22.660 people lost their lives on EU roads in 2019, representing a 3% reduction compared to 2018. Out of the 32 countries monitored by the ETSC Road Safety Performance Index (PIN) programme, 16 reduced road deaths in 2019. The best results were achieved by Luxembourg with a 39% decrease, Sweden with 32%, Estonia with 22% and Switzerland with 20%. Road deaths increased in 12 countries, while progress stagnated in four.
21 PIN countries have prepared or started to prepare national road safety strategies for the upcoming decade. Country efforts will be critical for the implementation of the Safe System approach across the EU and for achieving the 2030 targets. A number of countries are already collecting or planning to start collecting data for the new EU Key Performance Indicators (KPIs) announced by the European Commission in agreement with the Member States. But they must work quickly to finalise defining some of these KPIs, as well as setting minimum requirements on data collection methodologies and introducing outcome targets.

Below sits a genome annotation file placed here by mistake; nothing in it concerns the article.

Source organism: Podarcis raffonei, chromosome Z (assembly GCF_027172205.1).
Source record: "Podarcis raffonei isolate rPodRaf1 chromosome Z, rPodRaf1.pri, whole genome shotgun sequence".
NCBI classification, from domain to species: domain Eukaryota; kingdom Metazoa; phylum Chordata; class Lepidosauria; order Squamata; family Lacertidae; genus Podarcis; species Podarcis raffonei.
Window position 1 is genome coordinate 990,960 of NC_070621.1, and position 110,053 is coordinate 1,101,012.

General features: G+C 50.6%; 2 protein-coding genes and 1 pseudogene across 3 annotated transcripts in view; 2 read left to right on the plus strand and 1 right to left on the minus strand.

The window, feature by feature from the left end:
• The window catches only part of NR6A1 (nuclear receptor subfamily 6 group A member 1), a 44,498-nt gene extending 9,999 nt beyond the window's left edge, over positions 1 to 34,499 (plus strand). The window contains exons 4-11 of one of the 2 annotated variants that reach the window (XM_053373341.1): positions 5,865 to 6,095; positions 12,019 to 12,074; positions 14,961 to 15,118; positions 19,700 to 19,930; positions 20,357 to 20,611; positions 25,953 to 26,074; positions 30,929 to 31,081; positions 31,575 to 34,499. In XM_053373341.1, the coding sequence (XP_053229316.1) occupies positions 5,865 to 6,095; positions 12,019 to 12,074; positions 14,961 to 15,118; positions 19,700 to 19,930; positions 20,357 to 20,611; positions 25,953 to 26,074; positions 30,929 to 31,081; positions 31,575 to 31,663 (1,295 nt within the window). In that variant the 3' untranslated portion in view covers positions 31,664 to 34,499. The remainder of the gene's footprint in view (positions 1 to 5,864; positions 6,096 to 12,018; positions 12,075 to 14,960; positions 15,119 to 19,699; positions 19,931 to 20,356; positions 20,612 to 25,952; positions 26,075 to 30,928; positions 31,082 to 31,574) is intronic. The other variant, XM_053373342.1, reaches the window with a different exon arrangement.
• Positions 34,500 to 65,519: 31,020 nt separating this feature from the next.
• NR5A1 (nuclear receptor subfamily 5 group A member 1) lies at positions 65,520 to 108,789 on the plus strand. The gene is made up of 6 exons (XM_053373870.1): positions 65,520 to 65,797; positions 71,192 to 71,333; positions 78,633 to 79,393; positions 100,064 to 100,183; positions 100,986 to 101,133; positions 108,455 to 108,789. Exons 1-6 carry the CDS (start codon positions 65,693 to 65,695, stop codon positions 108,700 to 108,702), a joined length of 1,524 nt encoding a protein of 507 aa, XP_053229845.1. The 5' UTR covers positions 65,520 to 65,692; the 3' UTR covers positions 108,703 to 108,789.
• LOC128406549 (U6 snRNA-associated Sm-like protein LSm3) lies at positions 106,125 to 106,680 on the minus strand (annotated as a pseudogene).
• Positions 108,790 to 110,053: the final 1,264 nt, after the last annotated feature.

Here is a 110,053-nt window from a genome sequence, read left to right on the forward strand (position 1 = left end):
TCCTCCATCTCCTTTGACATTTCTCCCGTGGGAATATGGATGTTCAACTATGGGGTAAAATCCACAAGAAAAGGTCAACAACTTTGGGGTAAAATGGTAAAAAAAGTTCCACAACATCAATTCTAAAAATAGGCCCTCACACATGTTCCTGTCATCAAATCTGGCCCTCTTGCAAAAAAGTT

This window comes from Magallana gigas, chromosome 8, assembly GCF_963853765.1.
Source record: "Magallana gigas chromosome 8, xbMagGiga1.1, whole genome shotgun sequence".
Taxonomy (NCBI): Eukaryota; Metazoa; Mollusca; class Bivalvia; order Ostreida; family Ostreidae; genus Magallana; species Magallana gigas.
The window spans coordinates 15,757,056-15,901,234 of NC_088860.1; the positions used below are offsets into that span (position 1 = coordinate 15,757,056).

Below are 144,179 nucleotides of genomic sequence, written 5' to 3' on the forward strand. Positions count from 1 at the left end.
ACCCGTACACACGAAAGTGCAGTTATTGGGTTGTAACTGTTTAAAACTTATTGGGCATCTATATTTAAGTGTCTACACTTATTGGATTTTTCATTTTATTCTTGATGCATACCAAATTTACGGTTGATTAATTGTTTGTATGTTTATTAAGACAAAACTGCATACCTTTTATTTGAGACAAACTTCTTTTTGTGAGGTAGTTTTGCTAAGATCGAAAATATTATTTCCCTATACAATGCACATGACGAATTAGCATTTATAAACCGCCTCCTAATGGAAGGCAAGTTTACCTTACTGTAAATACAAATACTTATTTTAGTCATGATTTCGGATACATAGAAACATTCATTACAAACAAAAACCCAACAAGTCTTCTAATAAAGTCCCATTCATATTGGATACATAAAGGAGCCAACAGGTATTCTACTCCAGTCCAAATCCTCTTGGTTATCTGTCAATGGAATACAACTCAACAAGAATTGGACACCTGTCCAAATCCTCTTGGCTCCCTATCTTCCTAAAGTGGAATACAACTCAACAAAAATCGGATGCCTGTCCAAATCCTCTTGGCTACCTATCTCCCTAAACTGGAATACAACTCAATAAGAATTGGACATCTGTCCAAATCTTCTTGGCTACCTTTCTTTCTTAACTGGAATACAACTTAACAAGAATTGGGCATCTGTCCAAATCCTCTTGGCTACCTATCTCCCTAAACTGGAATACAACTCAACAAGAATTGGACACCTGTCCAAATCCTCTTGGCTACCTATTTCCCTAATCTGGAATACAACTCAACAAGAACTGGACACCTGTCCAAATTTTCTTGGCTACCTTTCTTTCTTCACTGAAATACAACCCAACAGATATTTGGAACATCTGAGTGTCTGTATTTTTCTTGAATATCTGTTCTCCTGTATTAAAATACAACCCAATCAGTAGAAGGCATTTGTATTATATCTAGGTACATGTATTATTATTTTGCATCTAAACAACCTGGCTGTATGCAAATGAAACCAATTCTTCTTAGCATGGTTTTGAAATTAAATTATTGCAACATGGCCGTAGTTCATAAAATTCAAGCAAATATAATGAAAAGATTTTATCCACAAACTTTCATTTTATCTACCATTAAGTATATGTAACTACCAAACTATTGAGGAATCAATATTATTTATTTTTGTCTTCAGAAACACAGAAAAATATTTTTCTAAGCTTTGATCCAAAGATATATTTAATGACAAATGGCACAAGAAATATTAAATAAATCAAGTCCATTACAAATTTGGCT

Strong political will and urgent measures are needed in all EU Member States to narrow the gap between the desired and the actual EU progress. Increased traffic law enforcement, treatment of high-risk sites and reduction of motorised traffic, especially in urban areas, are among the measures that can have an immediate, positive road safety effect.
22.660 people lost their lives on EU roads in 2019
While there has been progress over a longer period, it is not enough to meet the 2020 target. Since 2010, EU countries achieved an overall reduction in road deaths of 24%, which equates to a 2.7% annual average reduction. A 6.7% year-to-year reduction was needed over the 2010-2020 period to reach the 2020 target through constant progress in annual percentage terms. This reduction was not achieved and, with the target now only one year away, it is out of reach. In order to reach the target, the EU27 would need to reduce the number of road deaths by 34.5% between 2019 and 2020. While it is expected that the lockdowns imposed across Europe due to the Covid-19 virus may bring a drop in the number of road deaths in 2020, it seems unlikely that the numbers will fall far enough. Furthermore, even if they did, it could not be considered an achievement but merely the consequence of a disruptive external event, without any guarantee of continuing.